There are also others - much loved and lauded - who for religious reasons or perhaps in memory of a parent, child or friend, would give selfless service to others. Society owes them all a debt of gratitude and applauds their spirit of charity.
But we should not then believe that all those involved in charitable causes should in turn be charitable cases themselves.
[The corollary of this is that those involved in charitable organisation should not seek to enrich themselves:
Q. I suggest to you, sir, that contrary to the suggestion in your affidavit indicating that you were making a sacrifice, the truth of the matter is that you wanted a situation where you would have both the benefit of pay from NKF plus the benefit of income outside NKF?
A. If there was a possibility to do so, I would have done so.
Q. So the answer is yes, is it not, that you wanted a situation where you wanted both the benefit of pay from NKF as well as income outside NKF?
A. Yes, that is true.]
Skilled specialists and experienced managers would soon turn to other careers and job opportunities if they cannot earn a living commensurate with their skills and ability. And we would all be the poorer for it as services drop in quality or wither away.
Sometimes, in a life-threatening illness, all the money in the world will not be able to bring a loved one back.
Mr Durai has helped make a difference in the NKF where medical science has offered a lifeline, though at a cost of tireless fund raising for life time dialysis support. I would not begrudge Mr Durai a proper and well-earned compensation and bonus. He probably earned less than what he would have earned if he had continued in his profession as a lawyer.
[Based on his performance in court, many doubt he will be employable in the legal profession. Typical exchange in court:
Q: You are aware, are you not, both as a lawyer and as a result of your many successful libel claims against a number of people … and we will come back to that in a moment … the difference between specific and general charges?
A: I am afraid not.
Q: You are not? Do you not know what the relevance of the word "specific'' is in the context of meaning?
Q: You do; right? Therefore, you also know the relevance of the word "general'' in the context of meaning?
A: I cannot … I am not very conversant with that.
Q: In other words, if I said that A stole money on 5th July from B, that is a specific charge. Whereas if I said that A is a thief, then it is a general charge. You follow that, do you not?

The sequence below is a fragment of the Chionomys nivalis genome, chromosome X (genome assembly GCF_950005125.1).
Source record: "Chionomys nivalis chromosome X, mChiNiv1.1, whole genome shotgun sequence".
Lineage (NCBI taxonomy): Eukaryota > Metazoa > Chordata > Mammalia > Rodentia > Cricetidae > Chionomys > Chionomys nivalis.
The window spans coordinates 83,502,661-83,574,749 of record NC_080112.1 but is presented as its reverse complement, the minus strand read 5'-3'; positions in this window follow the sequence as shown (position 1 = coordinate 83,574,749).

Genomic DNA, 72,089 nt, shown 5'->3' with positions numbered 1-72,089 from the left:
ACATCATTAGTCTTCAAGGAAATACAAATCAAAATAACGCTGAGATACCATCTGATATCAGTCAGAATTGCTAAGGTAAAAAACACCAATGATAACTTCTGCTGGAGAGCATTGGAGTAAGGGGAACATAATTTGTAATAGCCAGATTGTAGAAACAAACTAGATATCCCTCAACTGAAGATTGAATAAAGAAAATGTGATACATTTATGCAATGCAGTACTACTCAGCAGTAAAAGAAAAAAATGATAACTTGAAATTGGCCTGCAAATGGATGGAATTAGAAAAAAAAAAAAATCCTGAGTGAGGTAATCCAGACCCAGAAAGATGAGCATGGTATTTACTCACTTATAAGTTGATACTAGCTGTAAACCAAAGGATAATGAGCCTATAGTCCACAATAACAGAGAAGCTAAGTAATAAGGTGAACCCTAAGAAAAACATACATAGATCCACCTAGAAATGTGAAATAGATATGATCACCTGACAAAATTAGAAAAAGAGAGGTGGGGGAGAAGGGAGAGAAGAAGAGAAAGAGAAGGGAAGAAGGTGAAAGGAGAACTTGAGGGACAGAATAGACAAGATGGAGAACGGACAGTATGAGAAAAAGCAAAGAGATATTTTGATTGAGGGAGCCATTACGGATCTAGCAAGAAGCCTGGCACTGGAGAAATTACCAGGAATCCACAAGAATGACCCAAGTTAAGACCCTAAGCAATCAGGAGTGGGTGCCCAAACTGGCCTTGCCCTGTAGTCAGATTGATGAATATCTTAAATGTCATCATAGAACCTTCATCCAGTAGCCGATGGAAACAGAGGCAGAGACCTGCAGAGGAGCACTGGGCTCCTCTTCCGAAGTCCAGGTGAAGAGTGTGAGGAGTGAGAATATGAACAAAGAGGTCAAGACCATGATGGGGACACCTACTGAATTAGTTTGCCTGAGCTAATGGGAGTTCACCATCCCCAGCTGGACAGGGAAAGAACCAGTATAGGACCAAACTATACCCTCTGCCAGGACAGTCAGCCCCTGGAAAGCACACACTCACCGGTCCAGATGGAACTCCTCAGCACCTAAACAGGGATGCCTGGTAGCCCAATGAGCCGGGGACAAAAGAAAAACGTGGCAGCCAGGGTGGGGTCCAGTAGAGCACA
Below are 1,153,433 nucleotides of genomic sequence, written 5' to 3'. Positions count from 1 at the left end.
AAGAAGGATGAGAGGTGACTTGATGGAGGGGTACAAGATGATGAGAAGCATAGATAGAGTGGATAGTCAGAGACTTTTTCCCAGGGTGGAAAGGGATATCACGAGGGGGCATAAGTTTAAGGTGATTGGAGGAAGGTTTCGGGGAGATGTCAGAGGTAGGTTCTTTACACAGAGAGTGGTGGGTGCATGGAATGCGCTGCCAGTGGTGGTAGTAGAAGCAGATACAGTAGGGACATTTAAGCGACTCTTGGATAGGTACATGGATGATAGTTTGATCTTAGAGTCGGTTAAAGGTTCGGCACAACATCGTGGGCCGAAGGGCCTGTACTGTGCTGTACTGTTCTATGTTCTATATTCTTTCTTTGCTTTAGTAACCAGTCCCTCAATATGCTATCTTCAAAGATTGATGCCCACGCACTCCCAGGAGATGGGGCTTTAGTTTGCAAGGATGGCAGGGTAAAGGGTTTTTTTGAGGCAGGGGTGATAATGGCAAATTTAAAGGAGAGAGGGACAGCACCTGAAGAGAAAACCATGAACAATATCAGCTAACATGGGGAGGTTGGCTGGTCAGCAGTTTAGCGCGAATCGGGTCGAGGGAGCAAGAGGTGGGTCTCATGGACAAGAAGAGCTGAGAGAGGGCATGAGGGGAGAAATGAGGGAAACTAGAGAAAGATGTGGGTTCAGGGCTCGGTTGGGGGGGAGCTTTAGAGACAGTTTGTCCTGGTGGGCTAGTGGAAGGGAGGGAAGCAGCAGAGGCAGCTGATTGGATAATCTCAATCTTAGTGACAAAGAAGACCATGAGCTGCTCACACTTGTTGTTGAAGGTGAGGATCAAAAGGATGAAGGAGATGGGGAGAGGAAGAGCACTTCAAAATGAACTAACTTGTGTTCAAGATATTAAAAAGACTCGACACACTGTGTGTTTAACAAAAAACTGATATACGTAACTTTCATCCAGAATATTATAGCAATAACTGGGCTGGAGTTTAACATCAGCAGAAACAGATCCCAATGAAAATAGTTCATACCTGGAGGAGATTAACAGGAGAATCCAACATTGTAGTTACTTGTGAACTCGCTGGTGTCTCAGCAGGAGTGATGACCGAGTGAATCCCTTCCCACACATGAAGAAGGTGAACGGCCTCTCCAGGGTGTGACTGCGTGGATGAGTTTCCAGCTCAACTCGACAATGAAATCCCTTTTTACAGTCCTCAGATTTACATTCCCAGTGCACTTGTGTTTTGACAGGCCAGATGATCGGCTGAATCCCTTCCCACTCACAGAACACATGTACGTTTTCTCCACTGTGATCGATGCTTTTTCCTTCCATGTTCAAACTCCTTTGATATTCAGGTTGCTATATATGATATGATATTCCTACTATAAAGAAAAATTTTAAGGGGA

A: Not exactly.
A: Not exactly.]
Yes, some of the things that Mr Durai has allegedly done rather raise a questioning eyebrow or two. Some may have crossed the line of proper conduct in respect of conflicts of interest as well. If so, they should be corrected.
It is also important to put in place a set of practical governance guidelines to minimise conflicts of interest, especially for an institution of public trust.
While the leadership of a CEO is critical to shape and drive any organisation, it is equally important that the board balances its support and guidance for its CEO, with its fiduciary duty. It has to serve as an impartial guardian of stakeholder interest in a public institution.
[If Durai's testimony under oath is to be believed, the NKF board is very supportive of its CEO:
Q. The position is this, is it not, while you were expected to be and paid as a full-time CEO, you were earning fees outside NKF, which was not disclosed to the NKF or to the public; is that correct?
A. That is correct. The NKF board gave me the liberty of doing so.
Q. Are you saying that the NKF board actually allowed you to do this?
A. Yes, I was given the freedom of doing anything of my own together with my job.]
As a civilised society, we should not lightly condemn anyone in the court of public opinion without the benefit of due process and the right to a fair hearing. Even murderers have that right.
[The due process extended to TT Durai in his defamation suit:
Q. Mr Durai, the consequences are this. If you withdraw, you will expose yourself to a claim for costs because of the withdrawal, and the defendants will be entitled, as a matter of law, to costs unless His Honour rules otherwise.